The faculty at Moi University in Kenya and Indiana University in the USA opened adult and pediatric HIV clinics in a national referral hospital, a district hospital, and six rural health centers in western Kenya using a newly developed electronic medical record system (EMR) to support comprehensive outpatient HIV/AIDS care. The EMR contains more than 30,000 visit records for more than 4,000 patients, almost half taking antiretroviral drugs. This article describes the development and structure of this EMR and plans for future development that include wireless connections, tablet computers, and migration to a Web-based platform
This paper reviews a model of health care delivery for the poorest, developed in Kenya. "It illustrates that a pro-poor health system can be developed if the true representatives of the poorest are enabled to participate in health care delivery, and good governance and proper systems are established...With the active involvement of the community in a mutually supportive manner, the utilisation of services and access to basic health care for the poorest can be improved"
This policy brief focuses on the outcomes of the Kwale Health Systems Strengthening Project (KHSSP), which aims to improve the quality of health care at the dispensary level. The project increased the participation of the local community in the running of the dispensaries and in the development and operation of the health information system that was used. This brief outlines the projects work and lessons that can be learned from it
This review analyses the range and quality of the evidence base that was used to change the drug policy in Kenya from chloroquine to SP and examines the process of consensus building and decision making. The review illustrates the difficulties in translating sensitivity data with gross geographical, temporal and methodological variations into national treatment policy. The process was complicated by limited options, unknown adverse effects of replacement therapies, cost, as well as limited guidance on factors pertinent to changing the drug policy for malaria. Although more than 50% of the studies showed parasitological failures by 1995, there was a general lack of consensus on the principles for assessing drug failures, the inclusion criteria for the study subjects and the relative benefits of parasitological and clinical assessments. A change in international recommendations for assessment of drug efficacy in 1996 from parasitological to clinical response further perplexed the decisions. There is an urgent need for international standards and evidence-based guidelines to provide a framework to assist the process by which decision-makers in malaria-endemic countries can make rational choices for antimalarial drug policy change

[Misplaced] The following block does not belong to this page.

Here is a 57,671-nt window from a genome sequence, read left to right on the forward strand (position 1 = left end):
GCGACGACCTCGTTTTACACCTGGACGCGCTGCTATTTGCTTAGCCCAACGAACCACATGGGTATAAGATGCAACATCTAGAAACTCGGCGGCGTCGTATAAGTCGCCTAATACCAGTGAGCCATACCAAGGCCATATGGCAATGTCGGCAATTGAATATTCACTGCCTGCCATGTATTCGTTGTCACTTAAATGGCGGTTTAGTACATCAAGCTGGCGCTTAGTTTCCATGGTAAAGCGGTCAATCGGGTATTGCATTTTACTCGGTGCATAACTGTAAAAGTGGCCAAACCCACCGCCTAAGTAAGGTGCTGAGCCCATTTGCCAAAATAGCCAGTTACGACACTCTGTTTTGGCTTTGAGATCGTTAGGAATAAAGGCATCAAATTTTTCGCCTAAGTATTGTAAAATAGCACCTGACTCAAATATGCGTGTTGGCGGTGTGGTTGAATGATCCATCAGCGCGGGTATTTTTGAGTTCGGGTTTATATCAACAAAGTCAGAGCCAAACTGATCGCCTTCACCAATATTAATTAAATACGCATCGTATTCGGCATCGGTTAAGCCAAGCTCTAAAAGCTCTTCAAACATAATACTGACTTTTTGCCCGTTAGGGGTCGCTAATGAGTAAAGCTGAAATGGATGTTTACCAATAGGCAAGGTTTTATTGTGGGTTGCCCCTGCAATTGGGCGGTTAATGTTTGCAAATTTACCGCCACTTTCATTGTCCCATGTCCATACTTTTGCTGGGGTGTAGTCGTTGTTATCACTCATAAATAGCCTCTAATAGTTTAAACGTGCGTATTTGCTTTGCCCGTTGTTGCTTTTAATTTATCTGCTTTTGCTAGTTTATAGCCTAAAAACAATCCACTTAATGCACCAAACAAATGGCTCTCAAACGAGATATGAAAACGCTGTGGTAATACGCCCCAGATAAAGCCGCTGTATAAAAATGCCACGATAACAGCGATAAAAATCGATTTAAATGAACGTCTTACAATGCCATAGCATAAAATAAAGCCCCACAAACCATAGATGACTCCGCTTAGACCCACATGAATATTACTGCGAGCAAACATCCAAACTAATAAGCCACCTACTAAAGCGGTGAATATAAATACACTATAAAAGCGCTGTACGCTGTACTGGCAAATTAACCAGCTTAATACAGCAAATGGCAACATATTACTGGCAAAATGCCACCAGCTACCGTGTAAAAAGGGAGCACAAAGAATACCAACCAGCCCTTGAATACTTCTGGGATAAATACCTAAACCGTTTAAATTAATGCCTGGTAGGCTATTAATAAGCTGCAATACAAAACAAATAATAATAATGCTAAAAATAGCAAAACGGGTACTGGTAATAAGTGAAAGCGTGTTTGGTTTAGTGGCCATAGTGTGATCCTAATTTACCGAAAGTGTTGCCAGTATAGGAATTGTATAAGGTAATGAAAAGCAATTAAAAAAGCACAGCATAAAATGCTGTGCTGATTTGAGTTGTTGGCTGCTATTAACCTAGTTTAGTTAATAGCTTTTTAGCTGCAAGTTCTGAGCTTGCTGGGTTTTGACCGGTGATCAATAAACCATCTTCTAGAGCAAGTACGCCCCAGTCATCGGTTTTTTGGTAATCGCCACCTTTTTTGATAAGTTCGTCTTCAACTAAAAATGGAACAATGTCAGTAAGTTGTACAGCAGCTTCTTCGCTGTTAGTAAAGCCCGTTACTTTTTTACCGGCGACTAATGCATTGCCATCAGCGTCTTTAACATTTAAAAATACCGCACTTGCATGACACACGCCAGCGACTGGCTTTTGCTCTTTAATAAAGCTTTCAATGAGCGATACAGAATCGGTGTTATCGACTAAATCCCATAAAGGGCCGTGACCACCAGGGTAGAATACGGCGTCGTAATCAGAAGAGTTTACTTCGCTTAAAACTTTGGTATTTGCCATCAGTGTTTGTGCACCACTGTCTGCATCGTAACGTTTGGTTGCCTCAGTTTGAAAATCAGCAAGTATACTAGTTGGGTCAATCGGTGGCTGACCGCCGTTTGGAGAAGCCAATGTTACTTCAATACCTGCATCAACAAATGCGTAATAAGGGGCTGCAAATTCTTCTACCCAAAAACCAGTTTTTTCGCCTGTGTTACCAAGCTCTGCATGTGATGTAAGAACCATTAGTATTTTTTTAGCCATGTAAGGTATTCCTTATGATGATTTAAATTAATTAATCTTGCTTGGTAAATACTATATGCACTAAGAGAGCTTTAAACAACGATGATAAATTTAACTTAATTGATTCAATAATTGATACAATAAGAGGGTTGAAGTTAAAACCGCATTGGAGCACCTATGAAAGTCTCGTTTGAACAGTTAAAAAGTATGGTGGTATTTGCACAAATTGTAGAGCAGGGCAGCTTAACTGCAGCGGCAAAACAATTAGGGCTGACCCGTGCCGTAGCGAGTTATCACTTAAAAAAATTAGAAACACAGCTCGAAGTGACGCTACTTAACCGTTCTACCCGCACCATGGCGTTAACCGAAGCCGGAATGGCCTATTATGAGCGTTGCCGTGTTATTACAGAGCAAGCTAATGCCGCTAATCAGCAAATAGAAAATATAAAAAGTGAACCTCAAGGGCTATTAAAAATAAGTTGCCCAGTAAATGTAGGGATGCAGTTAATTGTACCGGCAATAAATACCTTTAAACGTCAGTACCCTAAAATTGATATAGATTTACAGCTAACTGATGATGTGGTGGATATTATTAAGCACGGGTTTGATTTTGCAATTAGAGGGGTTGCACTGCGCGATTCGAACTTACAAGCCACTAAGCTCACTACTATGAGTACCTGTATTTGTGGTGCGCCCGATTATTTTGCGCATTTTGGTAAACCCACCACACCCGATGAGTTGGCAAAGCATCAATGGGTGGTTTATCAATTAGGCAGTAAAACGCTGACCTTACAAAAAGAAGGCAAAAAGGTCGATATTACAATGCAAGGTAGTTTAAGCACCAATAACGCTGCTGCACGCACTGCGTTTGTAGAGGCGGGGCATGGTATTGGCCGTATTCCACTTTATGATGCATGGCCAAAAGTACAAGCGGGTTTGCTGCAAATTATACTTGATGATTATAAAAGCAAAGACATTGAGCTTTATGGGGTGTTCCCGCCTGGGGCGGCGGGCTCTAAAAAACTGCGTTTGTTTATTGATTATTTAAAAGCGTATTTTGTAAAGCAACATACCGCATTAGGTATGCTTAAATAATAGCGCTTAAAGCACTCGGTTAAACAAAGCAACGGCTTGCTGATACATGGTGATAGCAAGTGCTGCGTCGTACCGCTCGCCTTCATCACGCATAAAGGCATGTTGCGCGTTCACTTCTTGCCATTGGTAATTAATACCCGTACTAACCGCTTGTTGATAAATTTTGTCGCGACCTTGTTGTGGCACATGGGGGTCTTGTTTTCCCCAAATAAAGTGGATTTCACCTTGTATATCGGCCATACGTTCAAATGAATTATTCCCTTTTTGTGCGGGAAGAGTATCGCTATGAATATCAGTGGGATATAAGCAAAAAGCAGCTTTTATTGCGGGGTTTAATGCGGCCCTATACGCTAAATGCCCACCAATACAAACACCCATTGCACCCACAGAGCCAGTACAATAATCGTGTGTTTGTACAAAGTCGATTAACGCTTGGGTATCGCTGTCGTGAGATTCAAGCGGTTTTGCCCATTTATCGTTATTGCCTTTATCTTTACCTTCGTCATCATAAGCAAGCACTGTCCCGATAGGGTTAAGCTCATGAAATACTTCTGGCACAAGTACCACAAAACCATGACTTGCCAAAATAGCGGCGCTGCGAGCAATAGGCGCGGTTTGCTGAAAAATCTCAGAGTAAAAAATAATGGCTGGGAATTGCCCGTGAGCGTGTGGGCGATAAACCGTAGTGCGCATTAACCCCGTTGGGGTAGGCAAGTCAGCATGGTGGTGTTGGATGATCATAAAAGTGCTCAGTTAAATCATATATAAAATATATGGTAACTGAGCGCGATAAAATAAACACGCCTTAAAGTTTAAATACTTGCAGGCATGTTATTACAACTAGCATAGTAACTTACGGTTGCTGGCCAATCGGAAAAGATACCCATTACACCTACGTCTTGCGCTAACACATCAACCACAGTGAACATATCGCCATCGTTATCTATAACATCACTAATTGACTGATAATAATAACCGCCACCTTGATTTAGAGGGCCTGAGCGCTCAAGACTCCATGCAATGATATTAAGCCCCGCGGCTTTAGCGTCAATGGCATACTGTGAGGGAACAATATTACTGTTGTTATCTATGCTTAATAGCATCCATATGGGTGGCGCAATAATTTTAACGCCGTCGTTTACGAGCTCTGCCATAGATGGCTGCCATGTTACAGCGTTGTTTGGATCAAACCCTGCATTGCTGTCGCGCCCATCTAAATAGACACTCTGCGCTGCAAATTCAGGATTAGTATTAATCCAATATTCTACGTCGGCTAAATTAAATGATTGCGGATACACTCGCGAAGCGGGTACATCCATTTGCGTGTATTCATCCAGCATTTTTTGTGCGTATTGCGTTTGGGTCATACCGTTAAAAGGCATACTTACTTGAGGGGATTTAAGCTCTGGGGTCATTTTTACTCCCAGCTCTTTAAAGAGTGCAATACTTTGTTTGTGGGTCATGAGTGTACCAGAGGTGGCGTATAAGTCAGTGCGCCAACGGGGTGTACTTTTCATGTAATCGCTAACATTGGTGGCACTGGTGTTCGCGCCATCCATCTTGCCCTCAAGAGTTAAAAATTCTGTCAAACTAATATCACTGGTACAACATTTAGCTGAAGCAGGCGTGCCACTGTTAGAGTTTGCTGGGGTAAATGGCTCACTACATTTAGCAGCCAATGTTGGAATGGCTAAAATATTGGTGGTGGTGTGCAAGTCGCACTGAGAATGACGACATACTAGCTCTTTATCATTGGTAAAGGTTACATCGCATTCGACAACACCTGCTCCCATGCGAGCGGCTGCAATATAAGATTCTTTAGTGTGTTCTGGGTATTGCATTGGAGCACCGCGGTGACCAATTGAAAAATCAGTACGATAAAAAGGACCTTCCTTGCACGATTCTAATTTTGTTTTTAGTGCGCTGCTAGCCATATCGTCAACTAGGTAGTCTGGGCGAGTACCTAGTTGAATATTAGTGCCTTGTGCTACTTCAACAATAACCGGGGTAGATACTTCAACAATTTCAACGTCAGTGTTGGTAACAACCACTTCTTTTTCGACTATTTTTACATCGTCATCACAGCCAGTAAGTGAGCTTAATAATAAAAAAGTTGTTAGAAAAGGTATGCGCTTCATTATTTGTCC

One of the PLA Notes special editions, includes articles on: tracking change together; monitoring and evaluating in the Nepal-UK Community Forest Project; particpatory self-evaluation of World Neighbors, Burkino Faso; institutional issues for monitoring local development in Ecuador; growing from the grassroots: building participatory planning, monitoring and evaluation methods in PARC; ELF - 3 year impact evaluation: experiences and insights; Participatory monitoring and evaluation in flood proofing pilot project, CARE-Bangladesh
Contains short case accounts of lessons learned from participatory reviews (part of the annual reflection process of the Accountability Learning and Planning System (ALPS) in Bangladesh, Burundi, Nigeria, Kenya, India, Ethiopia and Haiti
Source e-bulletin on Disability and Inclusion